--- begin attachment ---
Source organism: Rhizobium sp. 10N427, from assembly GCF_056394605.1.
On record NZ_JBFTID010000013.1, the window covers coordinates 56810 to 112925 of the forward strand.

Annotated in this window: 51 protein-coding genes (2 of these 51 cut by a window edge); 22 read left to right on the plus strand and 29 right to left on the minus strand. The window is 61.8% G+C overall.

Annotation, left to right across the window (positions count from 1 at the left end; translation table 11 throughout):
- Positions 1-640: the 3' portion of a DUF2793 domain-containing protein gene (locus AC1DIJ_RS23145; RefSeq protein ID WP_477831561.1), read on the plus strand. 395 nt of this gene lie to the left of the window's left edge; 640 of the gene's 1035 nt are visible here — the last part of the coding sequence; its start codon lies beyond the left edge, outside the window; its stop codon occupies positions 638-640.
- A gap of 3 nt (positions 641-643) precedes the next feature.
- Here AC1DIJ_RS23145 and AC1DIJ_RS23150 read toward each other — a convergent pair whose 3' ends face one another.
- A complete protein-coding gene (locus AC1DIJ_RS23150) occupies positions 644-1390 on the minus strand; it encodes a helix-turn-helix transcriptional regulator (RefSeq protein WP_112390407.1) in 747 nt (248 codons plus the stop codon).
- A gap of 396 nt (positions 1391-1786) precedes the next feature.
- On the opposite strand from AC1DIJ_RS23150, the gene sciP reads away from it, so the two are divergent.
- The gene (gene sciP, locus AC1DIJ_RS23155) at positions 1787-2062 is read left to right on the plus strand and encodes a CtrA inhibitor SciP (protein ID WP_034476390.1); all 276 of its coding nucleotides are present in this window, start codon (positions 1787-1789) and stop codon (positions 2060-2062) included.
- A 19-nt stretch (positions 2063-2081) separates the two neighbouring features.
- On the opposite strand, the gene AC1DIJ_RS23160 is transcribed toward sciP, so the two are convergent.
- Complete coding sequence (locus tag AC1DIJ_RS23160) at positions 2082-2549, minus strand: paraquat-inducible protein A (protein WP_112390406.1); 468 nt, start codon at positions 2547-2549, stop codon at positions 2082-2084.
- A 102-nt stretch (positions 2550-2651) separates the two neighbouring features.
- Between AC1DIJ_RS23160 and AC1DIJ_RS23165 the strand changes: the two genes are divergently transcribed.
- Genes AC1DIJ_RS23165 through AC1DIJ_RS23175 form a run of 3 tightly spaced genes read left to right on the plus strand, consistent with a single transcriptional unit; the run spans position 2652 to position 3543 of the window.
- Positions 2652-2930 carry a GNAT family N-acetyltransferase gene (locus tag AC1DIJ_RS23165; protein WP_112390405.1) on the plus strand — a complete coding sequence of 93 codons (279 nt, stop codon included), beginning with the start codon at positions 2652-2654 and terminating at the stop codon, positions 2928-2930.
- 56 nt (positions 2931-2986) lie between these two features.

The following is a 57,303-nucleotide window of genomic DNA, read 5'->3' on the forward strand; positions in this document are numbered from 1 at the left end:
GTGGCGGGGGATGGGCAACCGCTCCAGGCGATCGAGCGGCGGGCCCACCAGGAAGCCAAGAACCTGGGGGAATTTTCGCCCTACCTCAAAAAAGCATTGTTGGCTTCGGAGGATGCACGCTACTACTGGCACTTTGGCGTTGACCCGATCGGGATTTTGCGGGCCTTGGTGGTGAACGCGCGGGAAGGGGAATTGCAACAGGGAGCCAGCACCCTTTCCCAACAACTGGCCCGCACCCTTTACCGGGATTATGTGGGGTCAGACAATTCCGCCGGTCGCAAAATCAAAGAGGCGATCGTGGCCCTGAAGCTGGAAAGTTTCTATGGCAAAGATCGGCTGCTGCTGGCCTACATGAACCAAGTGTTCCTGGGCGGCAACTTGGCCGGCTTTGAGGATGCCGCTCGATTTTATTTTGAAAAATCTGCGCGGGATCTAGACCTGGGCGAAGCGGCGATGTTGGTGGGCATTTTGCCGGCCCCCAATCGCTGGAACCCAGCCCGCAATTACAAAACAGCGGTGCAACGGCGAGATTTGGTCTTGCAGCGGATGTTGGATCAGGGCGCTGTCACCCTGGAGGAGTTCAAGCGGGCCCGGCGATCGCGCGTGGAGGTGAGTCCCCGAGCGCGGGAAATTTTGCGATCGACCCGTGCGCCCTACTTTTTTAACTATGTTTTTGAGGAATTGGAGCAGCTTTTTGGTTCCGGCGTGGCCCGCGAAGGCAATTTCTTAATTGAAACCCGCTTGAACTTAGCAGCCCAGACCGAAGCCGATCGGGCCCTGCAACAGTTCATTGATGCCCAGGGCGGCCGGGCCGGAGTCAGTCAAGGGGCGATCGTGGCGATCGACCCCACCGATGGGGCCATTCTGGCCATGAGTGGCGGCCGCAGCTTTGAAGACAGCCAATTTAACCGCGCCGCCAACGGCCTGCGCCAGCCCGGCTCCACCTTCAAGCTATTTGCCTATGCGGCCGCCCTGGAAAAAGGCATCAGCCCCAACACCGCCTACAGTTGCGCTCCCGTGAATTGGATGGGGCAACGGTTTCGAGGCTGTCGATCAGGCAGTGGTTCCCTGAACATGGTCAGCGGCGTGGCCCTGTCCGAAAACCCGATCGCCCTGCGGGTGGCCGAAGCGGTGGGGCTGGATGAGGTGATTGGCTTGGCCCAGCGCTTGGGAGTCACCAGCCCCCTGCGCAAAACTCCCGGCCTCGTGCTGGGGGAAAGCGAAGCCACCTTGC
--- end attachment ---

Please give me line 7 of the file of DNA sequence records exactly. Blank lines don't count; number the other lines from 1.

- Here AC1DIJ_RS23145 and AC1DIJ_RS23150 read toward each other — a convergent pair whose 3' ends face one another.